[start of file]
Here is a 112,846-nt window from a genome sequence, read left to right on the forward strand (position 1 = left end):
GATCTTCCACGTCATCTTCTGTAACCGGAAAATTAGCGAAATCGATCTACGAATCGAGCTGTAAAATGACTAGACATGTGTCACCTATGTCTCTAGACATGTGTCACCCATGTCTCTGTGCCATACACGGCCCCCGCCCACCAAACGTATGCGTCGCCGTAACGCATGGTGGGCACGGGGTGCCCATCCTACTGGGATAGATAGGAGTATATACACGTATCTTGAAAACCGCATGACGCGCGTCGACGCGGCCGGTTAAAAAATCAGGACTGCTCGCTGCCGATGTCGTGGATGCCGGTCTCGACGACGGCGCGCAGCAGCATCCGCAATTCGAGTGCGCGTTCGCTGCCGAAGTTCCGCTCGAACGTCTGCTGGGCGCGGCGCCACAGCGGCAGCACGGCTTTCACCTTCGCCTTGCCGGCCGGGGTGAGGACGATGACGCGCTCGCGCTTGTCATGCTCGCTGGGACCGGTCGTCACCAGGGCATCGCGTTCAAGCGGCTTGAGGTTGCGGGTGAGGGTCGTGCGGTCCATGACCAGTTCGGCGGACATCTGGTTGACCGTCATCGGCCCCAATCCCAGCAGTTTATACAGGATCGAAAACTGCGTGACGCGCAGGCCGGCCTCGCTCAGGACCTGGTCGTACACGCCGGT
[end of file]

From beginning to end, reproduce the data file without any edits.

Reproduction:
Here is a 112,846-nt window from a genome sequence, read left to right on the forward strand (position 1 = left end):
GATCTTCCACGTCATCTTCTGTAACCGGAAAATTAGCGAAATCGATCTACGAATCGAGCTGTAAAATGACTAGACATGTGTCACCTATGTCTCTAGACATGTGTCACCCATGTCTCTGTGCCATACACGGCCCCCGCCCACCAAACGTATGCGTCGCCGTAACGCATGGTGGGCACGGGGTGCCCATCCTACTGGGATAGATAGGAGTATATACACGTATCTTGAAAACCGCATGACGCGCGTCGACGCGGCCGGTTAAAAAATCAGGACTGCTCGCTGCCGATGTCGTGGATGCCGGTCTCGACGACGGCGCGCAGCAGCATCCGCAATTCGAGTGCGCGTTCGCTGCCGAAGTTCCGCTCGAACGTCTGCTGGGCGCGGCGCCACAGCGGCAGCACGGCTTTCACCTTCGCCTTGCCGGCCGGGGTGAGGACGATGACGCGCTCGCGCTTGTCATGCTCGCTGGGACCGGTCGTCACCAGGGCATCGCGTTCAAGCGGCTTGAGGTTGCGGGTGAGGGTCGTGCGGTCCATGACCAGTTCGGCGGACATCTGGTTGACCGTCATCGGCCCCAATCCCAGCAGTTTATACAGGATCGAAAACTGCGTGACGCGCAGGCCGGCCTCGCTCAGGACCTGGTCGTACACGCCGGT